I couldn’t wait to meet her.
Anxious for that first sighting of Kalea at anchor in the stunning blue lagoon surrounding the island, I recalled why I had been drawn, years ago, to this special category of boats. They could technically be described as ‘Polynesian-style, double-canoe, sail-driven vessels.’ Today they would be classified simply as sailing catamarans.
The South Pacific Ocean of antiquity was home to a variety of maritime peoples. The modern catamaran's unique speed potential, greater than that of the equivalent sized monohull, arose out of two ancestral boat types from that region of the world.
Some South Pacific islanders would use very long ‘paddling canoes’ of up to 60 feet for coastal trading, fishing, and whale hunting. Their long, slim hulls, having length-to-beam ratios of from 12-to-1 to up to 20-to-1, significantly minimized drag, allowing the water to part and run along their length very efficiently.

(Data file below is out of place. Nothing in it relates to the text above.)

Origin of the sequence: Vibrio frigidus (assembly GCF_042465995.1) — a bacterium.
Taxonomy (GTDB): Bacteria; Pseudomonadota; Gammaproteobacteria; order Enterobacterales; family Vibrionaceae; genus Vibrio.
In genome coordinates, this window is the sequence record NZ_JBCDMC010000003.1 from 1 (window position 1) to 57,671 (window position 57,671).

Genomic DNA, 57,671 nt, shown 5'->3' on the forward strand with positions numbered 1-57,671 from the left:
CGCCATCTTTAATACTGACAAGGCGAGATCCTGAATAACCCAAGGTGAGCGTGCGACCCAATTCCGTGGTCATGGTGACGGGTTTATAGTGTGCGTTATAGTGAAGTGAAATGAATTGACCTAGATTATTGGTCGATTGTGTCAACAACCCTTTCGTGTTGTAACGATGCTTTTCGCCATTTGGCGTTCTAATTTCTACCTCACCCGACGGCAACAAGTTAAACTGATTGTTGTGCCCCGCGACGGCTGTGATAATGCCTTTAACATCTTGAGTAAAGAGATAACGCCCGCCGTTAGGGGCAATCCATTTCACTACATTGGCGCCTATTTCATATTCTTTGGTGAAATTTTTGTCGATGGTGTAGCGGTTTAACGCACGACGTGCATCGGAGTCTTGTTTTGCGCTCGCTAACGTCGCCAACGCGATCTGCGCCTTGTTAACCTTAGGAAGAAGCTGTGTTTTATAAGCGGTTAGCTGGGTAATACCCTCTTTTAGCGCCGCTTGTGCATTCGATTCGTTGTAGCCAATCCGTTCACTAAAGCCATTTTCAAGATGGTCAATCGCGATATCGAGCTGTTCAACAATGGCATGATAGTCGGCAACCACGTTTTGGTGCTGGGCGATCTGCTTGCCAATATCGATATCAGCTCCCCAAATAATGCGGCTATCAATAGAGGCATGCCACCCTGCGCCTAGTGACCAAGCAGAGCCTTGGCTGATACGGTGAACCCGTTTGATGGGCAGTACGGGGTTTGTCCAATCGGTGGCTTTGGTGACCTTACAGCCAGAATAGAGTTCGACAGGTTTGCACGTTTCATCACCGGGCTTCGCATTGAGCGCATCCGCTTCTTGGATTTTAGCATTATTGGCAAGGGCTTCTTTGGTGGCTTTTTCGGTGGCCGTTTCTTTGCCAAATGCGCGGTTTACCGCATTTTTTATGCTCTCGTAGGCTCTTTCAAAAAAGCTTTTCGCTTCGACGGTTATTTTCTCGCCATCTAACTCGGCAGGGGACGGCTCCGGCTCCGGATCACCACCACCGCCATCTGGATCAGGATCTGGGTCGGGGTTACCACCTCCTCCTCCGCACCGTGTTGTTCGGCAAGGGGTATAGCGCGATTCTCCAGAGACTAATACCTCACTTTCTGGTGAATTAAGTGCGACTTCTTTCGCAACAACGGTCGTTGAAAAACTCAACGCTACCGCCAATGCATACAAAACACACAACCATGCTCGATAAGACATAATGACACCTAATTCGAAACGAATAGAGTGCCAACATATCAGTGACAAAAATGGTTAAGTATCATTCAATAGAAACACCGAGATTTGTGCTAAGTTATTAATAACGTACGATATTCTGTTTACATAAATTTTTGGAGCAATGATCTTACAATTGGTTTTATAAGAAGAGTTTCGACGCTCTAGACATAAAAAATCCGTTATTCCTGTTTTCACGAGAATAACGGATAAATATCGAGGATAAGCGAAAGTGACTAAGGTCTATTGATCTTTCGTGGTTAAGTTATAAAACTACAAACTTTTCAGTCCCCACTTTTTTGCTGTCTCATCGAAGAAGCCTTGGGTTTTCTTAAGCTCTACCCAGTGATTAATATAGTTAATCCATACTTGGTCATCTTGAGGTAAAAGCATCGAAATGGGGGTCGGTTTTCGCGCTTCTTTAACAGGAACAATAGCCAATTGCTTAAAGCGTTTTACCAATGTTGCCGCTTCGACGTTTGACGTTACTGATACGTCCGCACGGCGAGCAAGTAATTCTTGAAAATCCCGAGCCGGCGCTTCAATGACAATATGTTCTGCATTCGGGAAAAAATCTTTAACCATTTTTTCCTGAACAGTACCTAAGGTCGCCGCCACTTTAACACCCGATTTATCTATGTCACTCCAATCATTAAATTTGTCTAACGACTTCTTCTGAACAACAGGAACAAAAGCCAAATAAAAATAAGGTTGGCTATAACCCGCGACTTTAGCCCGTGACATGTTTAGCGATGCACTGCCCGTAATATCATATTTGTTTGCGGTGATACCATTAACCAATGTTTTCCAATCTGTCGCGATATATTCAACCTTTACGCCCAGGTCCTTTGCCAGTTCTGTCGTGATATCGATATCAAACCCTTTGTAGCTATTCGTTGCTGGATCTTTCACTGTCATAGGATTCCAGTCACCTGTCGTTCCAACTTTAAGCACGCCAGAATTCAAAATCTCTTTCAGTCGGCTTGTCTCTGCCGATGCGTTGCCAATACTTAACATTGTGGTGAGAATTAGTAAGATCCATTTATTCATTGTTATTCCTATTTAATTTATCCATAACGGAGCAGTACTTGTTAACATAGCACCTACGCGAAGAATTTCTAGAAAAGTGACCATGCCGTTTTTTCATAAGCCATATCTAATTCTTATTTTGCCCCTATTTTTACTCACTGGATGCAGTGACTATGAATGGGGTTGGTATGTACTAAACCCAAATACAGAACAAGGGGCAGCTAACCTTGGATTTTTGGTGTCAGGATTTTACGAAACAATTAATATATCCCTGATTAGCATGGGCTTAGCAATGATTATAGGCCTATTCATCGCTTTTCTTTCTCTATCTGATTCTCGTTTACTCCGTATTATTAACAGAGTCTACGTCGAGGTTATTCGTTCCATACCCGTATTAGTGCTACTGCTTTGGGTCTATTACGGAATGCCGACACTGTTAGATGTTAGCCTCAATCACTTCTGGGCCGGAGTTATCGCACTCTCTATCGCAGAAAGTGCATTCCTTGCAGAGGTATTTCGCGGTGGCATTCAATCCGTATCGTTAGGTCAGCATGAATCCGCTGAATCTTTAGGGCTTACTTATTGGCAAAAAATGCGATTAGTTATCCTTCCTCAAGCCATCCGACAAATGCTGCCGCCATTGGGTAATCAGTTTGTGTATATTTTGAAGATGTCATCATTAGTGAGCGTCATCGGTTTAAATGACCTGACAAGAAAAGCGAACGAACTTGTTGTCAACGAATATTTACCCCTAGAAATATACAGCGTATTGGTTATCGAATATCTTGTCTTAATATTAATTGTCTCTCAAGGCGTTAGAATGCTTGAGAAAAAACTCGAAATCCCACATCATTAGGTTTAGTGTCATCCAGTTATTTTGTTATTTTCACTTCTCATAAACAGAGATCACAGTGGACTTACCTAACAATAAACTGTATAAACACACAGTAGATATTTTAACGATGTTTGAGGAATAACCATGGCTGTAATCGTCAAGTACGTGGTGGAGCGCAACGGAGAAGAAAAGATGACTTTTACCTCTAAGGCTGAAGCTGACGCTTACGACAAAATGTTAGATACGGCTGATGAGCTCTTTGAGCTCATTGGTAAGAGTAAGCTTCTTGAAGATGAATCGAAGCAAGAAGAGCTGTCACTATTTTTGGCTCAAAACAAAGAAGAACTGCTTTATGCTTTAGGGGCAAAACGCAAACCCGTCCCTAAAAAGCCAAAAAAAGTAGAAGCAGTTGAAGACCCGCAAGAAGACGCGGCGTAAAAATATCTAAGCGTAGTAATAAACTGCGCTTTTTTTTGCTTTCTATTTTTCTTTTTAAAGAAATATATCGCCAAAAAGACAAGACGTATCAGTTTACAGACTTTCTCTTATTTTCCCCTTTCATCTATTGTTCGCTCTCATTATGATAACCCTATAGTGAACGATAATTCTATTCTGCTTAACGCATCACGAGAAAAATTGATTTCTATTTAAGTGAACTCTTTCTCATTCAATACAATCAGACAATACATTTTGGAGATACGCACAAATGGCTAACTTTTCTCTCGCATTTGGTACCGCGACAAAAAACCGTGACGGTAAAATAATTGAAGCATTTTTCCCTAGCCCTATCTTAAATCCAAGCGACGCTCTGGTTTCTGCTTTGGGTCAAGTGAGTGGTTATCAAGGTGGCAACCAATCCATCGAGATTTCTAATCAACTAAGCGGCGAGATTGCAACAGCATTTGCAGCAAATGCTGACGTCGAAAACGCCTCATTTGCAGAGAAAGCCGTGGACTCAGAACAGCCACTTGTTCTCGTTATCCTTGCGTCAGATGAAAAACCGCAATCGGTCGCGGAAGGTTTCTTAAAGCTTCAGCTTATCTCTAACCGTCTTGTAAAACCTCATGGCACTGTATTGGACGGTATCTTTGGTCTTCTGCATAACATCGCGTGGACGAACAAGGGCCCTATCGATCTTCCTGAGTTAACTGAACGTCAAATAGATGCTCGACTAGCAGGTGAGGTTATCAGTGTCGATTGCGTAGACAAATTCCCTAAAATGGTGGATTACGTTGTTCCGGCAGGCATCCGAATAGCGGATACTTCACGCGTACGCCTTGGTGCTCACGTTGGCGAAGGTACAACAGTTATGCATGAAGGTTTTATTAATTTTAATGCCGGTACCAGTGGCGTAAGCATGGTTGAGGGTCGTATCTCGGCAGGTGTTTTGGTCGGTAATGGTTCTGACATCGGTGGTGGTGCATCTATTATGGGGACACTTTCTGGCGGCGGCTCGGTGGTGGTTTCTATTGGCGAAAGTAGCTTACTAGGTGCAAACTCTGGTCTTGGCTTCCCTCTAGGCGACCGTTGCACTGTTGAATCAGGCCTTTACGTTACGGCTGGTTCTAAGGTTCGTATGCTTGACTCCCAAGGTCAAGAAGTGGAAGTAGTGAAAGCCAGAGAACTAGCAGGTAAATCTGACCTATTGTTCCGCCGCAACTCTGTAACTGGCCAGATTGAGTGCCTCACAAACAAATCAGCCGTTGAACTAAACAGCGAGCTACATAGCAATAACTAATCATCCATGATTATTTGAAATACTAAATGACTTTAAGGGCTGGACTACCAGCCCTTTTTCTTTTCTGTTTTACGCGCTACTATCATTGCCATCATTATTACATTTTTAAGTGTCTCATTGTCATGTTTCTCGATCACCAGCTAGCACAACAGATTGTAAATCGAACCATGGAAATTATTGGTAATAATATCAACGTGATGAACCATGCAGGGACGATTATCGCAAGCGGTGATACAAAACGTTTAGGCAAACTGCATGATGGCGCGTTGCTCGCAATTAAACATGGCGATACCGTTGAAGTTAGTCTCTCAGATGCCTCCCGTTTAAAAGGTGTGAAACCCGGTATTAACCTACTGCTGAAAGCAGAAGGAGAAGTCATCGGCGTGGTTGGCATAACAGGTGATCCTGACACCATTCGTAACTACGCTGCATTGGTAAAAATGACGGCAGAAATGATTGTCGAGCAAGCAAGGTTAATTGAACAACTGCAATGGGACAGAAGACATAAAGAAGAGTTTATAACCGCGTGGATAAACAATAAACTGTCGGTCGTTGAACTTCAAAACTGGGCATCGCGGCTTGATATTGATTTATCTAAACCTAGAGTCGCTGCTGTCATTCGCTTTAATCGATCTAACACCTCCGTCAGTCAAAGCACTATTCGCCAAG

They could reach speeds as high as two or three times that of sailboats common today of comparable length but with much lower length-to-beam ratios.
But hard-paddling islanders required food and water, which contributed significant cargo weight. And even the hardiest men could only paddle for a few hours at a time.
Other Pacific islanders used ‘sailing rafts’ like that of Thor Heyerdahl's classic Kon Tiki expedition of 1947. They were not particularly fast, but with their substantial beam and weight, they were practically impossible to capsize and thus had great stability and seaworthiness.
Long ago, some peanut-butter-and-chocolate misfit innovator (they usually are, misfits that is) in that remote region of the watery world, characterized by daunting distances between islands, proposed lashing together two fast, easily driven canoe hulls into a beamy raft shape, giving a new type of sailing craft with win-win features: the stability of a broad beam raft and the speed potential of slim canoe hulls.
A raft-like deck platform could house people while providing ample room to move about safely. Early European explorers reported that crew sailed from island to island with families, friends, lovers, singers and dancers in one joyous group — the ultimate seagoing party boat!
It’s rather amusing to note the design evolution of bluewater sailing vessels, in general. It says a lot about why some technologies win out over others in our hyper-competitive, male-dominated world.